FIA won’t say a “thing” about Choppies

07 Oct 2018

While a sizeable number of prospective investors and consumers are eager to know more about the alleged ‘fraud and money laundering’ at the local retail group – Choppies, the Financial Intelligence Agency (FIA) says it is not in a position to say a “thing”.

FIA was established through an Act of Parliament a few years back to help crack money laundering in Botswana. Choppies on the other hand has recently found itself having to explain allegations relating to money laundering in one of its subsidiaries in neighbouring Zimbabwe where the local shareholder is also in bitter battle with his Botswana counterparts.

This week, FIA remained cagey on the un-announced intensive investigations of the alleged fraudulent practices by Choppies Enterprises.

By Friday, FIA Director General Abram Sethibe maintained that he cannot confirm if there is any case as the law prohibits him to do so.

Sethibe, a former Finance lecturer at the University of Botswana who has also once worked for Botswana Police said the nature of intelligence information for investigation is generally not for public consumption.

“We are not the police and therefore our protection of the information is very high because there is need to protect the information which is not yet verified,” said Sethibe.

FIA has the mandate to fight against financial crimes of money laundering and financing of terrorism.

While FIA refuses to pronounce a single word on the matter, its counterpart in the financial services authorities Botswana Institute of Chartered Accountants (BICA) and the Non Banking Financial Institutions Regulatory Authority (NBFIRA) have also not made any pronouncement on the matter.

The Botswana Stock Exchange (BSE)’s Chief Executive Thapelo Tsheole also distanced himself from the matter but conformed confirmed that his executive team received the reports about Choppies from the media publications and as well other stakeholders including stock brokering firms.

Tsheole however stressed that listed companies like Choppies are owned and controlled by shareholders and as such the BSE does not do any intensive investigations. He said for its part, when there are such allegations, they have the authority to force the listed entities to clarify the matter to the investing community through cautionary statements. He said investigations are then left for organisations such as NBFIRA and FIA.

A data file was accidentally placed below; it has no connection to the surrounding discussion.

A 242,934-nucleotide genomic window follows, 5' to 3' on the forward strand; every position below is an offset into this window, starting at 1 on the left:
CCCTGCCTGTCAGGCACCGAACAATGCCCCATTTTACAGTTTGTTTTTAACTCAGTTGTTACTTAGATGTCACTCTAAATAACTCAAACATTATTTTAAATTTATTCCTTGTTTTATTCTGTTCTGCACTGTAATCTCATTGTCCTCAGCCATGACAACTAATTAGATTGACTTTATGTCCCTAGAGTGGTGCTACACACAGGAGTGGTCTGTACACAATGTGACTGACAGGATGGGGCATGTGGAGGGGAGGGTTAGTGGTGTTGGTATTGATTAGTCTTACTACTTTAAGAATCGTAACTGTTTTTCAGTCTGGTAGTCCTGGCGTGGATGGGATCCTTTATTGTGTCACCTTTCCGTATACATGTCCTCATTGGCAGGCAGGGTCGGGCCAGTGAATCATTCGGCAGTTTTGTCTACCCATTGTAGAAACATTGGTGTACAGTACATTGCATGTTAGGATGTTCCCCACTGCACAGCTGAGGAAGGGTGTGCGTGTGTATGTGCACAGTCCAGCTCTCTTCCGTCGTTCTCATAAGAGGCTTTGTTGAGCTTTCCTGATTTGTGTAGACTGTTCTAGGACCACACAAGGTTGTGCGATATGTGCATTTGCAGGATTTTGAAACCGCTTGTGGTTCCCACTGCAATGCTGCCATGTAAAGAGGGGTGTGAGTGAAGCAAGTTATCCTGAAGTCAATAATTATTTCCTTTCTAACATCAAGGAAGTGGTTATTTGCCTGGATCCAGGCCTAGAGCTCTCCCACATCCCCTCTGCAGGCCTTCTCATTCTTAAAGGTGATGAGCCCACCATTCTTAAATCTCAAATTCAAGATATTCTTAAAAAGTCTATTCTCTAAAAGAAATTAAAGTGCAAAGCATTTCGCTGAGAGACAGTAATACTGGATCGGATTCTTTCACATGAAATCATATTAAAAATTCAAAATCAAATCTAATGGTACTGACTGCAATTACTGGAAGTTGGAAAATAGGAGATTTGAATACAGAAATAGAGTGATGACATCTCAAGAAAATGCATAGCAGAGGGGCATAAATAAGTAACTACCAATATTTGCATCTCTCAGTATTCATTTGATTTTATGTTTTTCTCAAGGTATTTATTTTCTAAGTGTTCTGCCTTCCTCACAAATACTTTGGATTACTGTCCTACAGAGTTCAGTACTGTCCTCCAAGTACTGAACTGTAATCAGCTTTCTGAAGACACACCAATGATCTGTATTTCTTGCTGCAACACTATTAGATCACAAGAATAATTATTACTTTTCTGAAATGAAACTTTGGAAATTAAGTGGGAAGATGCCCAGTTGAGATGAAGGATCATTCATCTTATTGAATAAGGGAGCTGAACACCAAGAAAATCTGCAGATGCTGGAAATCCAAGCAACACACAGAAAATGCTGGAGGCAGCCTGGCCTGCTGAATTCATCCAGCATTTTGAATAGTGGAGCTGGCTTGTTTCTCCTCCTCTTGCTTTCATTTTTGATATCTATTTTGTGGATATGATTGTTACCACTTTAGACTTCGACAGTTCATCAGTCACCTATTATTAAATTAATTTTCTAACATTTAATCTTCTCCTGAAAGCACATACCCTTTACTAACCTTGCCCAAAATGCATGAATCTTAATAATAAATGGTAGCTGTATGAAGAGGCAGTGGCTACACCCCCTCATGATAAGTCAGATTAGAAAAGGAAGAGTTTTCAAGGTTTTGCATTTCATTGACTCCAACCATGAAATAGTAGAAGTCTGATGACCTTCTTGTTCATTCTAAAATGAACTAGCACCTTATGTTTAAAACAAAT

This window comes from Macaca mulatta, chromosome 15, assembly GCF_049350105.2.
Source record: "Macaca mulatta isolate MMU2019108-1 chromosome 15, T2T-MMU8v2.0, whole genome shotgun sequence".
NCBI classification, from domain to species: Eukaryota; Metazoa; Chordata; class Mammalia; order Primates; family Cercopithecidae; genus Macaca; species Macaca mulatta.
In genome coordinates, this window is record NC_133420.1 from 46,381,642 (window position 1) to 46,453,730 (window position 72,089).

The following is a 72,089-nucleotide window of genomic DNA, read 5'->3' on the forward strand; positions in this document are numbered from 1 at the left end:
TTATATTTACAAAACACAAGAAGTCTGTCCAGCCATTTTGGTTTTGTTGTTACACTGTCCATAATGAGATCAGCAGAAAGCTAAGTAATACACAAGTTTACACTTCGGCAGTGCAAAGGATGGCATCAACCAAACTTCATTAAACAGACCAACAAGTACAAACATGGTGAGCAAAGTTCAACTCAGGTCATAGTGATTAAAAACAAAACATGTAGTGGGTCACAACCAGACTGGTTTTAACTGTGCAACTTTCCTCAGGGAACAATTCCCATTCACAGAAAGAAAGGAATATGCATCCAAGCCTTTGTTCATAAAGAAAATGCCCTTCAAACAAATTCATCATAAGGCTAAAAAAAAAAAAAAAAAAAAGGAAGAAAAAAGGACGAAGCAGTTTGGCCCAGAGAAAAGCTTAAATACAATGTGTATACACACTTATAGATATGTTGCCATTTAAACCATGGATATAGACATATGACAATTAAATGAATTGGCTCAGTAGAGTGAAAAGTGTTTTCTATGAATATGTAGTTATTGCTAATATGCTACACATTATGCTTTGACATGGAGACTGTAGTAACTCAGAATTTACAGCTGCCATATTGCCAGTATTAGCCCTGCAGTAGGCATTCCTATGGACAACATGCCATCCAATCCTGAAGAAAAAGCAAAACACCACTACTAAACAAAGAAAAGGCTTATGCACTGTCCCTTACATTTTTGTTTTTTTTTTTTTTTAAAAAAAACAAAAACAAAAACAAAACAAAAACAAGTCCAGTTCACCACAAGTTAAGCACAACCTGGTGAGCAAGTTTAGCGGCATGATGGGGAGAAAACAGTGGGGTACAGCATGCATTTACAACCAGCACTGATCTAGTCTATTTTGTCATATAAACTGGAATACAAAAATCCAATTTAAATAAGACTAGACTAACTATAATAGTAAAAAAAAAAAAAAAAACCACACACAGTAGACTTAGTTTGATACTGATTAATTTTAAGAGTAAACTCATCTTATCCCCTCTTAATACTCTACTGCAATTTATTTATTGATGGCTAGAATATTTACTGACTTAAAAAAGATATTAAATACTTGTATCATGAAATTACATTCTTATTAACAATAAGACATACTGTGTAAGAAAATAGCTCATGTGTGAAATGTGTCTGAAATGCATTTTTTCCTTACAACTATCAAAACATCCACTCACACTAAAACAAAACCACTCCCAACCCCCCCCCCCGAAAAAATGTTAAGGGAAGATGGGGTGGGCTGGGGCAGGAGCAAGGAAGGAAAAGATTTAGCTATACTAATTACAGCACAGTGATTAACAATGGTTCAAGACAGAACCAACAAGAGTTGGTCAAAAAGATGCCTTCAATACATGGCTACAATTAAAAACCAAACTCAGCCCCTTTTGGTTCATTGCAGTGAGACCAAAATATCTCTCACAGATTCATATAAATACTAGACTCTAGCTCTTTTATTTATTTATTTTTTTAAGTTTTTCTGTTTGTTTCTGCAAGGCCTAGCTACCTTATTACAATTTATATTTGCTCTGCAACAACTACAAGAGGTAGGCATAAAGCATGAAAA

Last week the company failed to produce its consolidated annual financial results for the year ended 30 June 2018 citing massive audit that is still ongoing. Observers attribute the delay to the publication of the financials to a raging war between Botswana based major shareholders led by former President Festus Mogae as well as the CEO   Ramachandran Ottapathu and former Zimbabwean Vice President Phelekezela Mphoko’s family.

Through a cautionary statement issued to the capital markets, Choppies attributed its delay of financials to is due to the current audit for the year ended June 2018. The grocer appointed a new auditor earlier this year after parting ways with KPMG, its long time auditor. The company says the board and auditors have been working together to reassess the past accounting practices and policies.

“The reassessments currently being undertaken relate to historical purchase price allocations on business acquisitions, depreciation and amortization accounting, valuation of inventory and impairment assessments of property, plant and equipment, intangible assets and deferred tax assets,” the company said in the new statement.

Choppies explained that the reassessments which are currently ongoing are complex by nature, requiring careful analysis in order to determine the impact on prior and current periods. Furthermore, the retailer says its board of directors and its new auditors, PricewaterhouseCoopers (PWC), have uncovered number of matters relating to the current and earlier financial periods, which require independent verification and expert legal analysis before disclosures can be made.

“Certain transactions and business relationships hitherto were not made fully apparent and were therefore not sufficiently considered in preparation of historical annual financial statements,” read part of the statement. The transactions and relationships referred to include certain business acquisition transactions undertaken by South African subsidiary during the 2017 and 2018 financial years. Also part of the scrutiny is the ramifications of the “well published shareholder dispute in Zimbabwe.”